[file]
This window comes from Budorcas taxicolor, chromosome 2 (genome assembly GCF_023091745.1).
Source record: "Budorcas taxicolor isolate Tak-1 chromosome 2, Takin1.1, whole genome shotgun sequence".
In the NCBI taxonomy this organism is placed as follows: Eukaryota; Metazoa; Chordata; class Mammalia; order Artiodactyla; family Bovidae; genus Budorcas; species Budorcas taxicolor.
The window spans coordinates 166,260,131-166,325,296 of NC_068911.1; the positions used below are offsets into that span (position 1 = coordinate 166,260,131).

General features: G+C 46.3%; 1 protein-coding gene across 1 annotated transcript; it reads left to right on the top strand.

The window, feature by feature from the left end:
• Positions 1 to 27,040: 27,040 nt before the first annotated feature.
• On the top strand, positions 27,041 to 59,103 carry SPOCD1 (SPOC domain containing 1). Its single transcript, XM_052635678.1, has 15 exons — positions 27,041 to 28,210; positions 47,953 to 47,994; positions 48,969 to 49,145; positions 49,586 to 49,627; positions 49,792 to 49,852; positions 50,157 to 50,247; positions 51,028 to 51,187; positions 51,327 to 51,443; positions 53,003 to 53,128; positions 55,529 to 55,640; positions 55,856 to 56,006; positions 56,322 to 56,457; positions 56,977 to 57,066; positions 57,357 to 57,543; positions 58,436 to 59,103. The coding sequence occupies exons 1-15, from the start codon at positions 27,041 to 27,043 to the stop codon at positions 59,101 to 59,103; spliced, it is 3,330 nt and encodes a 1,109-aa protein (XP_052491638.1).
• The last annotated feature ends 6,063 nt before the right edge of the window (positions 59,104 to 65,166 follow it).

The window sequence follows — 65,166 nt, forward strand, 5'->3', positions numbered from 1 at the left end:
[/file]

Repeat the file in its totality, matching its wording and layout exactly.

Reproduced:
This window comes from Budorcas taxicolor, chromosome 2 (genome assembly GCF_023091745.1).
Source record: "Budorcas taxicolor isolate Tak-1 chromosome 2, Takin1.1, whole genome shotgun sequence".
In the NCBI taxonomy this organism is placed as follows: Eukaryota; Metazoa; Chordata; class Mammalia; order Artiodactyla; family Bovidae; genus Budorcas; species Budorcas taxicolor.
The window spans coordinates 166,260,131-166,325,296 of NC_068911.1; the positions used below are offsets into that span (position 1 = coordinate 166,260,131).

General features: G+C 46.3%; 1 protein-coding gene across 1 annotated transcript; it reads left to right on the top strand.

The window, feature by feature from the left end:
• Positions 1 to 27,040: 27,040 nt before the first annotated feature.
• On the top strand, positions 27,041 to 59,103 carry SPOCD1 (SPOC domain containing 1). Its single transcript, XM_052635678.1, has 15 exons — positions 27,041 to 28,210; positions 47,953 to 47,994; positions 48,969 to 49,145; positions 49,586 to 49,627; positions 49,792 to 49,852; positions 50,157 to 50,247; positions 51,028 to 51,187; positions 51,327 to 51,443; positions 53,003 to 53,128; positions 55,529 to 55,640; positions 55,856 to 56,006; positions 56,322 to 56,457; positions 56,977 to 57,066; positions 57,357 to 57,543; positions 58,436 to 59,103. The coding sequence occupies exons 1-15, from the start codon at positions 27,041 to 27,043 to the stop codon at positions 59,101 to 59,103; spliced, it is 3,330 nt and encodes a 1,109-aa protein (XP_052491638.1).
• The last annotated feature ends 6,063 nt before the right edge of the window (positions 59,104 to 65,166 follow it).

The window sequence follows — 65,166 nt, forward strand, 5'->3', positions numbered from 1 at the left end: